Maker marked on ricasso “THEODOR A MEYER”. Classic clip tipped bowie with multiple characters stamped on one side of the blade. These have an American patriotic theme with Zachary Taylor, Liberty Cap, an Indian hunting with a bow, and the slogan “THE GREAT FAR WEST HUNTING KNIFE” in a ribbon. I know this is a rare knife. Condition is very good and tight with original antler handle. Blade is smooth and retains a sharp edge. Originally purchased from the Horse Soldier in Gettysburg for $3500. Ex. Mike Janton collection.


WP 7. Superb US M-1853 “John Brown” Sharp’s Cavalry Carbine .52 Cal.

These iconic guns are also known as “Beecher’s Bibles” due to their notoriety for being acquired for use in John Brown’s raid on Harpers Ferry. Early serial # 11335 is in the range of the first 100 listed as being sent to John Brown by the Kansas Aid Society, but it is not specifically listed. These guns started at serial # 10201 with the highest being # 18083. There were more shipments of these guns to Kansas but only the first 100 had specific serial #’s. Condition of this particular gun is excellent with clean metal surfaces and a dark gray turning plum patina. Lock, lever and trigger mechanism function sharply. Bore bright and clean with strong rifling. Clear Sharp’s Patent markings throughout despite my poorly focused photos. Stock is excellent and has never been sanded. Note feathered grain and only very minor age and service wear. 


WP 8. College Hill Field and Staff Presentation Sword of Capt. John B. Galloway, Co. B, 9th Tennessee Vol. Cavalry Battalion.

One of the finest examples known. This sword and scabbard was captured by an Indiana officer at the surrender of Fort Feb. of 1862. Capt. Galloway was sent to imprisonment at Johnson’s Island. He was exchanged after the surrender of Vicksburg, and the 9th Tenn. Cav. Battalion was reconsolidated. Galloway remained in the service as Captain of Co. B. and fought in many engagements. He was wounded in the leg resisting Sherman’s advance near Winnsboro SC. The sword itself is fantastic. Brass guard is heavily gilt and well finished. “CSA” in large letters on the face. Original leather grip and wire wrap is immaculate. Note red cloth throat washer. Blade retains frosty factory finish and is sharply etched on one side “J.B. GALLOWAY” with acanthus design. Other side has “C.S.A.” and a First National Pattern Confederate Battle Flag. Scabbard is original and classic College Hill with gilt brass mounts. Leather is a bit dry with some crazing and cracks. Old paper tag originally documented the swords capture at Fort Donelson but is now mostly illegible. According to John Sexton’s report, the Sea Monster drag comes from a Confederate Naval Sword and was attached to the scabbard in period of use. It is similar to the Ames M-1852 Pattern but not the same. Sword comes with a COA and appraisal from John Sexton. Copies of Galloway’s service and Pension records also accompany the sword. Ex. Steve Mullinax. Ex. Cullen Smith.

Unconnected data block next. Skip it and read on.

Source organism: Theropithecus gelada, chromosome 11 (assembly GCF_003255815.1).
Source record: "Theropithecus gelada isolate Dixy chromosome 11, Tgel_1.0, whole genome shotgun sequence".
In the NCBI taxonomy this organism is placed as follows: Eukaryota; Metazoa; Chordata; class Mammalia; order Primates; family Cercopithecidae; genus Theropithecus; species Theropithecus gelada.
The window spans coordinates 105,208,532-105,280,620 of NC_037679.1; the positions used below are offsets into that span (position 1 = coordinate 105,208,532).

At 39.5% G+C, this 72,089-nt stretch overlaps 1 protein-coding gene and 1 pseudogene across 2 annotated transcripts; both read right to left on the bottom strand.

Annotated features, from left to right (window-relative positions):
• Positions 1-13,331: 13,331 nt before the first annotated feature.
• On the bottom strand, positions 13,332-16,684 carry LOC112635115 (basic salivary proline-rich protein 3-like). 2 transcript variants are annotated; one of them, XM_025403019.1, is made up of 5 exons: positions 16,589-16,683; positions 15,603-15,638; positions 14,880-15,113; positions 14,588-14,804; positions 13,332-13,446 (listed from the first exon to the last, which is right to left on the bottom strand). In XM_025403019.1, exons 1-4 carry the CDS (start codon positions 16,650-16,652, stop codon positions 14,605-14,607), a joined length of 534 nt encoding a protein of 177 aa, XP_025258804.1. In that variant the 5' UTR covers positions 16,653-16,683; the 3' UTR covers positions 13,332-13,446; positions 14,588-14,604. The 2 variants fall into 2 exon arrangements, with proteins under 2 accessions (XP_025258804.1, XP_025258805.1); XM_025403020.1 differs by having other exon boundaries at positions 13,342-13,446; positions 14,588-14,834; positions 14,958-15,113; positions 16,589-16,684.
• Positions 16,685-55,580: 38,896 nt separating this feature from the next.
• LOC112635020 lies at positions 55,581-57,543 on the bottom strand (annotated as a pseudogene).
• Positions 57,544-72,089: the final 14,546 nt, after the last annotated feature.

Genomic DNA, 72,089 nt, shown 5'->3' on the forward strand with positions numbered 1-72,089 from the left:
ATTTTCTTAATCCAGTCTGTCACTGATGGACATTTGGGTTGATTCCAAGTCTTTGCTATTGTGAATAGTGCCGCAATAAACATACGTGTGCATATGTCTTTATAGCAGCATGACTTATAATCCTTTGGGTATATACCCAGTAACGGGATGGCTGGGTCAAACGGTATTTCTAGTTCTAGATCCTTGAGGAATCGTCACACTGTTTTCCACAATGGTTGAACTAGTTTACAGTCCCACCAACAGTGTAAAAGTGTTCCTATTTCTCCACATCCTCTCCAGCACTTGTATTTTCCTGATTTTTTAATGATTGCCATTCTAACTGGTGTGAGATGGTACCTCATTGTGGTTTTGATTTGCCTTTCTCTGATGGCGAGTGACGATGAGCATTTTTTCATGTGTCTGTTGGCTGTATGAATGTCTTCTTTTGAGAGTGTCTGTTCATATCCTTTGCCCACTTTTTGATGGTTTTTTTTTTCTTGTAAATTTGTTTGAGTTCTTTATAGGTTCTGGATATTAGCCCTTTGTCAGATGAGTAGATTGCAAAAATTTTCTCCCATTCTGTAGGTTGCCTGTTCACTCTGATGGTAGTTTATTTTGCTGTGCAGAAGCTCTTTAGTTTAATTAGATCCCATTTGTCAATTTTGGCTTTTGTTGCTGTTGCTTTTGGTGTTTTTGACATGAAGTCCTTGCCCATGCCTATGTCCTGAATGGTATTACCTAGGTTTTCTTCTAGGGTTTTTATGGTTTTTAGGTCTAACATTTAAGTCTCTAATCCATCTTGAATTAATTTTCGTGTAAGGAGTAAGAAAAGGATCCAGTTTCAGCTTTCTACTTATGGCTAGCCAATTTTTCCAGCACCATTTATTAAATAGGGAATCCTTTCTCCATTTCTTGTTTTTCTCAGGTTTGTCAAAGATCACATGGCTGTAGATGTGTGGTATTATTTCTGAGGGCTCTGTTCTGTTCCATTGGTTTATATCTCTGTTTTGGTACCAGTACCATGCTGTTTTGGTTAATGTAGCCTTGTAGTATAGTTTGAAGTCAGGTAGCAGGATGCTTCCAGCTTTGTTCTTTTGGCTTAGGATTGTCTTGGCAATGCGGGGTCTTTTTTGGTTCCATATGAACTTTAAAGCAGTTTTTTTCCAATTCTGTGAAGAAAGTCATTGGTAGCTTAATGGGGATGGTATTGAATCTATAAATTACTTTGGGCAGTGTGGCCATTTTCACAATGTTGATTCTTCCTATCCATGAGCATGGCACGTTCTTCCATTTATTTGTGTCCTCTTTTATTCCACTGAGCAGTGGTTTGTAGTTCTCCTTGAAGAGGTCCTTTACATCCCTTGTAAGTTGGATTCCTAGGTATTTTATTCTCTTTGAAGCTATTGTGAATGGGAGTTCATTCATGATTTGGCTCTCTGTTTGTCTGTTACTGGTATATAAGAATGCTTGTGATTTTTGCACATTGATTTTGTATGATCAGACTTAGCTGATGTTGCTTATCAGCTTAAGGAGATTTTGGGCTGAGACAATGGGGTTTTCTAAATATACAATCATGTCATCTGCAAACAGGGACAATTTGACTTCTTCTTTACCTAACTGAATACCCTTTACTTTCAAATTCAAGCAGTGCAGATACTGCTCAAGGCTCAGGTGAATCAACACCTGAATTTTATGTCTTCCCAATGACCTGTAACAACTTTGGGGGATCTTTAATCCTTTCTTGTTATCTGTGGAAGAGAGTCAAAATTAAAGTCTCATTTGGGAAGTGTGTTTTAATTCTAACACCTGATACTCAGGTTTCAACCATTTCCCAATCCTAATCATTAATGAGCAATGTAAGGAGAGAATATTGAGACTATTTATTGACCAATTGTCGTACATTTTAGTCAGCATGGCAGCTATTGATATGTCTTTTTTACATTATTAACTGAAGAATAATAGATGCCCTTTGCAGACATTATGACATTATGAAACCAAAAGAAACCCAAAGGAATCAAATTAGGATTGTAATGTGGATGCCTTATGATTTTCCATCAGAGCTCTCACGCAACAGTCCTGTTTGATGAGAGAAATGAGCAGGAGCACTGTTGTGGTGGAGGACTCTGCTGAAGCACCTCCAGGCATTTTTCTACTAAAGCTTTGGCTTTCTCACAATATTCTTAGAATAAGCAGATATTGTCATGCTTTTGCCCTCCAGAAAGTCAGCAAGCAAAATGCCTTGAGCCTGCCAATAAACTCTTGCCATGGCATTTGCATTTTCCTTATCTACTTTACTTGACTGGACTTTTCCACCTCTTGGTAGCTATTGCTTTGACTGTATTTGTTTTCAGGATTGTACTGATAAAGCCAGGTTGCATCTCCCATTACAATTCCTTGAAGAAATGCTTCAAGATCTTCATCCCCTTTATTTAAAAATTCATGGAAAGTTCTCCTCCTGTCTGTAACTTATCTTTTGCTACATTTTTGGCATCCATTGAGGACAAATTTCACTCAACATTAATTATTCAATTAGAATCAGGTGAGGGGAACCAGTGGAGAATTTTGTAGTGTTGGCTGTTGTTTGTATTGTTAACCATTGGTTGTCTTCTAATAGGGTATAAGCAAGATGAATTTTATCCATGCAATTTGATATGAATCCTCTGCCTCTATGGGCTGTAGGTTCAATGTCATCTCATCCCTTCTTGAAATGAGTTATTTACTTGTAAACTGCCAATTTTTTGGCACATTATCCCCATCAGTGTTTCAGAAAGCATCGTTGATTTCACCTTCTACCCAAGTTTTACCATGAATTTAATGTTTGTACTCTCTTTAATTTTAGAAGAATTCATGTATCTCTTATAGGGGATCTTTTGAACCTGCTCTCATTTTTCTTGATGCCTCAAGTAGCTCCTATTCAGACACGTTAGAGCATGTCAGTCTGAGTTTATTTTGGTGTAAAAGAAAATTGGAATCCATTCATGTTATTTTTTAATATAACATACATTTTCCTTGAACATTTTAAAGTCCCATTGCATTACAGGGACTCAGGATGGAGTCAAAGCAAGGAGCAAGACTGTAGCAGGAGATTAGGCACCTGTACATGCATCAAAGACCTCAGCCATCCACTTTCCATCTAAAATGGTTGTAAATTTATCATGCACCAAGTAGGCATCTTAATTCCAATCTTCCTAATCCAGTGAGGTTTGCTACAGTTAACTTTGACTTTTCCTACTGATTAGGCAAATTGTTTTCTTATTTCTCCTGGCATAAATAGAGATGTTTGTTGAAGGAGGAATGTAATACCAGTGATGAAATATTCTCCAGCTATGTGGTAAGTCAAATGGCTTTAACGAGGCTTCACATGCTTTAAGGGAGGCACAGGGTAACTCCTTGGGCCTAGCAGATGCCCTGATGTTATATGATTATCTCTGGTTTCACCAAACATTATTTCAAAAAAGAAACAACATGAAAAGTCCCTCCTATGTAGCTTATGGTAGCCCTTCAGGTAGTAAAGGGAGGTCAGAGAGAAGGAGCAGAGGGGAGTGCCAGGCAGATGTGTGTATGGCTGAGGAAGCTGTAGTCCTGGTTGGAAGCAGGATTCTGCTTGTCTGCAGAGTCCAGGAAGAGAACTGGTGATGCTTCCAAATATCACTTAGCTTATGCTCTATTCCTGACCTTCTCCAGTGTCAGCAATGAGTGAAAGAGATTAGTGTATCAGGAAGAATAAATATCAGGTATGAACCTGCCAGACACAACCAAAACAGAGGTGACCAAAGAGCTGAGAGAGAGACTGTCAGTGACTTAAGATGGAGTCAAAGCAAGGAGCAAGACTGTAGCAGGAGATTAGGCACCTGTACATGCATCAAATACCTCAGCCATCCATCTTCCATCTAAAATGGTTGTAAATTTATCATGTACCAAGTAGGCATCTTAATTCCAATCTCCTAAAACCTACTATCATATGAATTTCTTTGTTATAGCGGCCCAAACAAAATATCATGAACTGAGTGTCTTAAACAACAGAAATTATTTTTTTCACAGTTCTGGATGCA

WP 9. US M-1847 Sappers and Miners Musketoon .69 Cal.

Very nice condition. Only 800 of these scarce guns were produced between 1847 and 1856. Metal surfaces finished “in the bright” with some areas of very light oxidation from humidity. Lock functions crisply and is dated 1854. Proper eagle head and “VP” proofs on breech and 1855 date on barrel tang. Original threaded tip ramrod present as well as saber bayonet lug. Stock is fine plus with some service blemishes. Small wood fill repair at junction of middle barrel band near ramrod channel. US Military Inspectors Cartouche on flat opposite the lock. I see the distinct saber bayonets for this gun being offered for sale, so I believe one can be found if desired.


WP 10. US M-1860 Four Screw Colt Army Revolver .44 Cal. Identified to Pvt. Judson C. Hinds, Co. D, 1st Vermont Vol. Cavalry Regt.

Hind’s four screw Colt Army revolver is accompanied by a professionally compiled binder of research including his military service records. A Regimental History of the 1st Vermont Cavalry Regt. is also included. Hinds enlisted on July 29, 1864 and was captured at the Battle of Columbia Furnace, VA. on October 7th 1864. Unfortunately Hinds died as a prisoner of war in Richmond on Nov. 25th, 1864. The story of his revolver doesn’t end there as it was re-issued to US Western frontier troops after the war, possibly to the 10th US Cavalry Regt. also known as the “Buffalo Soldiers”. Condition: Very good with smooth and untouched metal surfaces. Matching early serial # 10895 on all parts excluding the wedge (#6535). Cylinder rotation and trigger mechanism function properly. Cylinder scene is visible with some light wear. Note “US” acceptance stamp near the trigger guard. Walnut grips are original and in very good condition with a US Military Inspector’s Cartouche present on the left hand side. Stamped into the butt of the grips is “1 R GT CO. D. VT.” and Hinds initials “J C H”. 


WP 11. Confederate “CS and Star” Artillery Short Sword.

Minty example of this deep south produced sword (probably Macon GA.) Brass guard is well cast but crude with clear “CS” on both sides. Note lead filled repair on cross guard. Blade is clean and smooth with no nicks, pitting or sharpening.